Yeah, it’s been a minute… but we’re back, and let’s kick things off with a double feature, shall we?
I guess since it’s been awhile we should start with a quick recap of the “rules”, shall we? The basic idea here is to take a movie that is out in theaters now, and pair it up with another movie from the before the year 2000. (Yes, this is a change from the original rules, which said the movie had to be from 1980 or before, but let’s be honest, at this point even 2000 is ancient history to a lot of the younger readers out there, so while I’m most likely still going to go for older movies whenever possible, since the real reason for this idea is to introduce my readers to movies they may not be familiar with, I think the rule chnfge works.) Sometimes the connection will be obvious, and sometimes it’ll be a little less so, but that’s part of the fun.
So we’ve actually got an interesting week at the box office this time around since there are two movies opening that could be vying for the top spot, depending on what kind of mood audiences are in when they plunk down their ticket money.
First up, there’s Maleficent: Mistress of Evil, the sequel to 2014’s colon-less Maleficent which is Disney’s latest attempt to see just how much money they can squeeze out of live-action “prequels” to their well-beloved animated movies. (As opposed, of course, to their other strategy of seeing how much money they can squeeze out of “live-action” remakes of their well-beloved animated movies.) (Or their other strategy of simply buying up anyone that night be considered competition.)
The other big opener, however, is the one I want to concentrate on today, and I suppose I shouldn’t be too hard on Disney opening a sequel, since it, too is a sequel, this time to a movie that’s ten years old. That’s right, I’m talking about Zombieland: Double Tap.
I’ll admit I was surprised at how much I enjoyed the original Zombieland, and that’s due in large part to the performance of Woody Harrelson, who I honestly think has become… maybe not one of the best actors working today, but certainly one of the most interesting. It seems lately that no matter the quality overall of the movie he’s in, Harrelson is going to give it his all and bring an interesting interpretation to the character he is given.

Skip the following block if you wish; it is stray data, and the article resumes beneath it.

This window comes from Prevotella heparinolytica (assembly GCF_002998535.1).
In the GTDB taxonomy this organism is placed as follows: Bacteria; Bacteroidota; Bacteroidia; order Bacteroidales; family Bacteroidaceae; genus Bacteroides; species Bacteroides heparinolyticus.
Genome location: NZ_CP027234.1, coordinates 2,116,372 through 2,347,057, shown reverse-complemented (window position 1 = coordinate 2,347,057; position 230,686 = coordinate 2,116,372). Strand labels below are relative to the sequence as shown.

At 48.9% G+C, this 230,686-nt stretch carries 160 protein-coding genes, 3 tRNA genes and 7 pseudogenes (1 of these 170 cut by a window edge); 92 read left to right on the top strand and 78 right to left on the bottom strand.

So… having made my choice of a modern feature, the question then became what to pair it with. As always, there were a lot of directions I could have gone in. In the end, however, I decided to go with yet another zombie horror-comedy, but perhaps not the one you’re thinking of.
1994’s Cemetery Man finds Rupert Everett starring as the caretaker of a small cemetery in Italy who finds himself busier than one might expect because, for reasons that are never really explained (the question does at one point come up as to whether this is an isolated phenomenon or perhaps part of a more widespread issue,but it’s pretty well dismissed with a simple “I don’t know”) the people who are buried in the cemetery return as zombies seven days after they are buried.
His life becomes even more complicated when he falls for a beautiful mourner at a funeral who is burying her husband. He manages to seduce her by showing her the cemetery’s ossuary, but they are interrupted while making love on her dead husband’s grave when the deceased in question suddenly rises and bites her before he can be dispatched for good. And that’s the least odd thing that happens in this movie.
If you’re getting the idea that this movie is a quite odd and more than a bit darker than the one at the top of the column, then you’re absolutely correct. But that’s also why I like it so much and highly recommend checking it out. Obviously, it’s not going to be a movie for everyone, but if you find this premise intriguing, and want something more challenging and out of the ordinary than what you’re going to find in your local multiplex, then I highly suggest checking this one out.
Here’s your (NSFW) trailer: